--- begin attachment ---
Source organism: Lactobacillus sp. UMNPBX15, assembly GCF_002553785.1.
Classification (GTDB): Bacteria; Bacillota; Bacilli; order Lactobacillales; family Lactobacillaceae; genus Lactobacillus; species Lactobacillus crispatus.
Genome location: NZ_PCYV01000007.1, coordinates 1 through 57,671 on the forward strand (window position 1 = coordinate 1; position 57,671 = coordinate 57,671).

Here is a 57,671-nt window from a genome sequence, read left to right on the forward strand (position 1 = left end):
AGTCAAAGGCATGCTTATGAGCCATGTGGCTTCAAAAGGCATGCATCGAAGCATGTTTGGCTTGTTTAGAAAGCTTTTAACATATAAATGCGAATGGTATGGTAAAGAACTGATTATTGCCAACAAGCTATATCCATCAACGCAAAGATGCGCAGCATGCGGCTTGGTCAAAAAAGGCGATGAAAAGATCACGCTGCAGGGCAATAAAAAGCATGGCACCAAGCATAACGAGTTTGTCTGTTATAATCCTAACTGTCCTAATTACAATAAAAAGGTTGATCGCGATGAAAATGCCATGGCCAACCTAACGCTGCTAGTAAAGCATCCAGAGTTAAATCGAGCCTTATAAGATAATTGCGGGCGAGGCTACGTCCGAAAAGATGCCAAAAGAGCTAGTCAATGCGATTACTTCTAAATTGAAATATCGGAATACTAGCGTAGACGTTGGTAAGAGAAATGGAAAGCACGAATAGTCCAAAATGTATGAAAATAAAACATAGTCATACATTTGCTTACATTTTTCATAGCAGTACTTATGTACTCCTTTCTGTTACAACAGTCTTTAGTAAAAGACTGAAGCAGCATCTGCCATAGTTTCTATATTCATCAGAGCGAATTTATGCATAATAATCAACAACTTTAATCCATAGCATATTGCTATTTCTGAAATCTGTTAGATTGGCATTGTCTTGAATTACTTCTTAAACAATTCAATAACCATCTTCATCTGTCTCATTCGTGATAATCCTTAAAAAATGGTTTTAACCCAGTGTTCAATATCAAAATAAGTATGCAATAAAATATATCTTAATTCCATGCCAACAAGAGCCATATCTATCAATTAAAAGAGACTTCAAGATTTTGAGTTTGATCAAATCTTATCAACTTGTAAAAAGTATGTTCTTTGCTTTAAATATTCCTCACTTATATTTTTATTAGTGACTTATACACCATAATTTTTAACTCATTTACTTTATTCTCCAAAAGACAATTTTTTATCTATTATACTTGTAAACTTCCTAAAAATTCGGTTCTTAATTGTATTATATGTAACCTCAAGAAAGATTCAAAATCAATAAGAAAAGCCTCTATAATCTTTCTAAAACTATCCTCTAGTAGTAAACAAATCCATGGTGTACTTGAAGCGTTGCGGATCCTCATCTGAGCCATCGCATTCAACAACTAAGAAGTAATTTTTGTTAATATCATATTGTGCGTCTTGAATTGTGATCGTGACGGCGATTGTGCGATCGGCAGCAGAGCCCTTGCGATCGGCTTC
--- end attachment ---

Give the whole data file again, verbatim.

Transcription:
Source organism: Lactobacillus sp. UMNPBX15, assembly GCF_002553785.1.
Classification (GTDB): Bacteria; Bacillota; Bacilli; order Lactobacillales; family Lactobacillaceae; genus Lactobacillus; species Lactobacillus crispatus.
Genome location: NZ_PCYV01000007.1, coordinates 1 through 57,671 on the forward strand (window position 1 = coordinate 1; position 57,671 = coordinate 57,671).

Here is a 57,671-nt window from a genome sequence, read left to right on the forward strand (position 1 = left end):
AGTCAAAGGCATGCTTATGAGCCATGTGGCTTCAAAAGGCATGCATCGAAGCATGTTTGGCTTGTTTAGAAAGCTTTTAACATATAAATGCGAATGGTATGGTAAAGAACTGATTATTGCCAACAAGCTATATCCATCAACGCAAAGATGCGCAGCATGCGGCTTGGTCAAAAAAGGCGATGAAAAGATCACGCTGCAGGGCAATAAAAAGCATGGCACCAAGCATAACGAGTTTGTCTGTTATAATCCTAACTGTCCTAATTACAATAAAAAGGTTGATCGCGATGAAAATGCCATGGCCAACCTAACGCTGCTAGTAAAGCATCCAGAGTTAAATCGAGCCTTATAAGATAATTGCGGGCGAGGCTACGTCCGAAAAGATGCCAAAAGAGCTAGTCAATGCGATTACTTCTAAATTGAAATATCGGAATACTAGCGTAGACGTTGGTAAGAGAAATGGAAAGCACGAATAGTCCAAAATGTATGAAAATAAAACATAGTCATACATTTGCTTACATTTTTCATAGCAGTACTTATGTACTCCTTTCTGTTACAACAGTCTTTAGTAAAAGACTGAAGCAGCATCTGCCATAGTTTCTATATTCATCAGAGCGAATTTATGCATAATAATCAACAACTTTAATCCATAGCATATTGCTATTTCTGAAATCTGTTAGATTGGCATTGTCTTGAATTACTTCTTAAACAATTCAATAACCATCTTCATCTGTCTCATTCGTGATAATCCTTAAAAAATGGTTTTAACCCAGTGTTCAATATCAAAATAAGTATGCAATAAAATATATCTTAATTCCATGCCAACAAGAGCCATATCTATCAATTAAAAGAGACTTCAAGATTTTGAGTTTGATCAAATCTTATCAACTTGTAAAAAGTATGTTCTTTGCTTTAAATATTCCTCACTTATATTTTTATTAGTGACTTATACACCATAATTTTTAACTCATTTACTTTATTCTCCAAAAGACAATTTTTTATCTATTATACTTGTAAACTTCCTAAAAATTCGGTTCTTAATTGTATTATATGTAACCTCAAGAAAGATTCAAAATCAATAAGAAAAGCCTCTATAATCTTTCTAAAACTATCCTCTAGTAGTAAACAAATCCATGGTGTACTTGAAGCGTTGCGGATCCTCATCTGAGCCATCGCATTCAACAACTAAGAAGTAATTTTTGTTAATATCATATTGTGCGTCTTGAATTGTGATCGTGACGGCGATTGTGCGATCGGCAGCAGAGCCCTTGCGATCGGCTTC